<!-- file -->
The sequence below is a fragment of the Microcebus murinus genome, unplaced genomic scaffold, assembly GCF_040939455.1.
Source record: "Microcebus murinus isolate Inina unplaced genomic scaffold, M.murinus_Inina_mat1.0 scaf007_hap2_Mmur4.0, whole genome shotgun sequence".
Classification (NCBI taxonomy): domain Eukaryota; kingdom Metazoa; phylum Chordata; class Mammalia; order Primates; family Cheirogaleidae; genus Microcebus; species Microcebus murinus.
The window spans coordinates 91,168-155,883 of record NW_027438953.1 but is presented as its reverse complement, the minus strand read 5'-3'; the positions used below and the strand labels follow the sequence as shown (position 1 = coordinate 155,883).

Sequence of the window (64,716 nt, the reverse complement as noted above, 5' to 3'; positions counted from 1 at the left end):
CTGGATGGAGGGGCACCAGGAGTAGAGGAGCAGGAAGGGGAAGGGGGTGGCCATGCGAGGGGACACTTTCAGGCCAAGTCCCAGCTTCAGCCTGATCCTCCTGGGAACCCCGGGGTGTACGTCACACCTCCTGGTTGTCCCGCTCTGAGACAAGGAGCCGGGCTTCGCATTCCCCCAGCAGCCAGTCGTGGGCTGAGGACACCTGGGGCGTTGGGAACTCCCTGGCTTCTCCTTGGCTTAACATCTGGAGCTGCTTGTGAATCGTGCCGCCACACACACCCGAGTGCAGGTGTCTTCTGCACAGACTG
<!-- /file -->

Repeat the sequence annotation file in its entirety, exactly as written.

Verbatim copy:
The sequence below is a fragment of the Microcebus murinus genome, unplaced genomic scaffold, assembly GCF_040939455.1.
Source record: "Microcebus murinus isolate Inina unplaced genomic scaffold, M.murinus_Inina_mat1.0 scaf007_hap2_Mmur4.0, whole genome shotgun sequence".
Classification (NCBI taxonomy): domain Eukaryota; kingdom Metazoa; phylum Chordata; class Mammalia; order Primates; family Cheirogaleidae; genus Microcebus; species Microcebus murinus.
The window spans coordinates 91,168-155,883 of record NW_027438953.1 but is presented as its reverse complement, the minus strand read 5'-3'; the positions used below and the strand labels follow the sequence as shown (position 1 = coordinate 155,883).

Sequence of the window (64,716 nt, the reverse complement as noted above, 5' to 3'; positions counted from 1 at the left end):
CTGGATGGAGGGGCACCAGGAGTAGAGGAGCAGGAAGGGGAAGGGGGTGGCCATGCGAGGGGACACTTTCAGGCCAAGTCCCAGCTTCAGCCTGATCCTCCTGGGAACCCCGGGGTGTACGTCACACCTCCTGGTTGTCCCGCTCTGAGACAAGGAGCCGGGCTTCGCATTCCCCCAGCAGCCAGTCGTGGGCTGAGGACACCTGGGGCGTTGGGAACTCCCTGGCTTCTCCTTGGCTTAACATCTGGAGCTGCTTGTGAATCGTGCCGCCACACACACCCGAGTGCAGGTGTCTTCTGCACAGACTG